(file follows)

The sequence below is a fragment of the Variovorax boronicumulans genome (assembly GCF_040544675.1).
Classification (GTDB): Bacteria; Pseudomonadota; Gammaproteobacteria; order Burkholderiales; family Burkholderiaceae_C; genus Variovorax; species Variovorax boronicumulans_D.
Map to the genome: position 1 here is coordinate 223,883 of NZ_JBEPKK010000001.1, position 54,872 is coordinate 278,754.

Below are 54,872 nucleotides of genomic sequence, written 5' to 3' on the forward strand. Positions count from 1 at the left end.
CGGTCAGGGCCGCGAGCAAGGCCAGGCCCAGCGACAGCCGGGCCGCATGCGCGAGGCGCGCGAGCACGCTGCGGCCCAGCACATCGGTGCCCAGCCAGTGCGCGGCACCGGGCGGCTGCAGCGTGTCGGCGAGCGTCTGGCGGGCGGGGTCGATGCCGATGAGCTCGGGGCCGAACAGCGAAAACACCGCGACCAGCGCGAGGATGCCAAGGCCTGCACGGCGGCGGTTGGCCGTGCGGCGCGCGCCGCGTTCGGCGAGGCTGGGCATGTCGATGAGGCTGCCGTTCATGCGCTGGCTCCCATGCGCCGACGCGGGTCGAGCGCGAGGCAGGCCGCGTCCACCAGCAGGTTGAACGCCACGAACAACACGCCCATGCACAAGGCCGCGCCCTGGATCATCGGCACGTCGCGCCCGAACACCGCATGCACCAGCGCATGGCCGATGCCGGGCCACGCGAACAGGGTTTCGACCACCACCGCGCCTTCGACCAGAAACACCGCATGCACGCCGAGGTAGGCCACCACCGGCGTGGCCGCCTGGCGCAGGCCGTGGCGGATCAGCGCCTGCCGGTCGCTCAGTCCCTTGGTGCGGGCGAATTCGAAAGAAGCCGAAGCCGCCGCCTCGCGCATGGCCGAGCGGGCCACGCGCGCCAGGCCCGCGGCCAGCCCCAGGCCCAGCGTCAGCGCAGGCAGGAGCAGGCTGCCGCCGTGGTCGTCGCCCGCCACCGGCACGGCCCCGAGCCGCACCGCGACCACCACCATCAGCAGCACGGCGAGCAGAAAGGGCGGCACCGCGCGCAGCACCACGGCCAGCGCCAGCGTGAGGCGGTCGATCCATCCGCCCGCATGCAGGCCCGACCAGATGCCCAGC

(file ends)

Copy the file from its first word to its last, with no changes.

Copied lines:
The sequence below is a fragment of the Variovorax boronicumulans genome (assembly GCF_040544675.1).
Classification (GTDB): Bacteria; Pseudomonadota; Gammaproteobacteria; order Burkholderiales; family Burkholderiaceae_C; genus Variovorax; species Variovorax boronicumulans_D.
Map to the genome: position 1 here is coordinate 223,883 of NZ_JBEPKK010000001.1, position 54,872 is coordinate 278,754.

Below are 54,872 nucleotides of genomic sequence, written 5' to 3' on the forward strand. Positions count from 1 at the left end.
CGGTCAGGGCCGCGAGCAAGGCCAGGCCCAGCGACAGCCGGGCCGCATGCGCGAGGCGCGCGAGCACGCTGCGGCCCAGCACATCGGTGCCCAGCCAGTGCGCGGCACCGGGCGGCTGCAGCGTGTCGGCGAGCGTCTGGCGGGCGGGGTCGATGCCGATGAGCTCGGGGCCGAACAGCGAAAACACCGCGACCAGCGCGAGGATGCCAAGGCCTGCACGGCGGCGGTTGGCCGTGCGGCGCGCGCCGCGTTCGGCGAGGCTGGGCATGTCGATGAGGCTGCCGTTCATGCGCTGGCTCCCATGCGCCGACGCGGGTCGAGCGCGAGGCAGGCCGCGTCCACCAGCAGGTTGAACGCCACGAACAACACGCCCATGCACAAGGCCGCGCCCTGGATCATCGGCACGTCGCGCCCGAACACCGCATGCACCAGCGCATGGCCGATGCCGGGCCACGCGAACAGGGTTTCGACCACCACCGCGCCTTCGACCAGAAACACCGCATGCACGCCGAGGTAGGCCACCACCGGCGTGGCCGCCTGGCGCAGGCCGTGGCGGATCAGCGCCTGCCGGTCGCTCAGTCCCTTGGTGCGGGCGAATTCGAAAGAAGCCGAAGCCGCCGCCTCGCGCATGGCCGAGCGGGCCACGCGCGCCAGGCCCGCGGCCAGCCCCAGGCCCAGCGTCAGCGCAGGCAGGAGCAGGCTGCCGCCGTGGTCGTCGCCCGCCACCGGCACGGCCCCGAGCCGCACCGCGACCACCACCATCAGCAGCACGGCGAGCAGAAAGGGCGGCACCGCGCGCAGCACCACGGCCAGCGCCAGCGTGAGGCGGTCGATCCATCCGCCCGCATGCAGGCCCGACCAGATGCCCAGC